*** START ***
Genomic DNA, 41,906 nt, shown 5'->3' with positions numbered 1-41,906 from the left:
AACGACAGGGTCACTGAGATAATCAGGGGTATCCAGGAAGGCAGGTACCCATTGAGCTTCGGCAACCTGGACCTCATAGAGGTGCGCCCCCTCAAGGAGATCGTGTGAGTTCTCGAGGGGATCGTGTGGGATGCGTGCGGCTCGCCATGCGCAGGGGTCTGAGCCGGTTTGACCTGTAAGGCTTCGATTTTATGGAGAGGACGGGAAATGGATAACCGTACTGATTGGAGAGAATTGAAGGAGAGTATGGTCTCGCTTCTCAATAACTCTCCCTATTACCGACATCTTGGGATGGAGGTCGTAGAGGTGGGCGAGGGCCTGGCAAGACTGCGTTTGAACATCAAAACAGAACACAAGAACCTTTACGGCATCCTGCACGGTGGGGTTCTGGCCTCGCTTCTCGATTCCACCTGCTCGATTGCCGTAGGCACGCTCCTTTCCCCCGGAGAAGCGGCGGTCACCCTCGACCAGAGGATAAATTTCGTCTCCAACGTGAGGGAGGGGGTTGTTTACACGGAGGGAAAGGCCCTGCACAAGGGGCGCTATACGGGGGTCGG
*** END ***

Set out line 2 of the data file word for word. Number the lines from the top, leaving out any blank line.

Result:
AACGACAGGGTCACTGAGATAATCAGGGGTATCCAGGAAGGCAGGTACCCATTGAGCTTCGGCAACCTGGACCTCATAGAGGTGCGCCCCCTCAAGGAGATCGTGTGAGTTCTCGAGGGGATCGTGTGGGATGCGTGCGGCTCGCCATGCGCAGGGGTCTGAGCCGGTTTGACCTGTAAGGCTTCGATTTTATGGAGAGGACGGGAAATGGATAACCGTACTGATTGGAGAGAATTGAAGGAGAGTATGGTCTCGCTTCTCAATAACTCTCCCTATTACCGACATCTTGGGATGGAGGTCGTAGAGGTGGGCGAGGGCCTGGCAAGACTGCGTTTGAACATCAAAACAGAACACAAGAACCTTTACGGCATCCTGCACGGTGGGGTTCTGGCCTCGCTTCTCGATTCCACCTGCTCGATTGCCGTAGGCACGCTCCTTTCCCCCGGAGAAGCGGCGGTCACCCTCGACCAGAGGATAAATTTCGTCTCCAACGTGAGGGAGGGGGTTGTTTACACGGAGGGAAAGGCCCTGCACAAGGGGCGCTATACGGGGGTCGG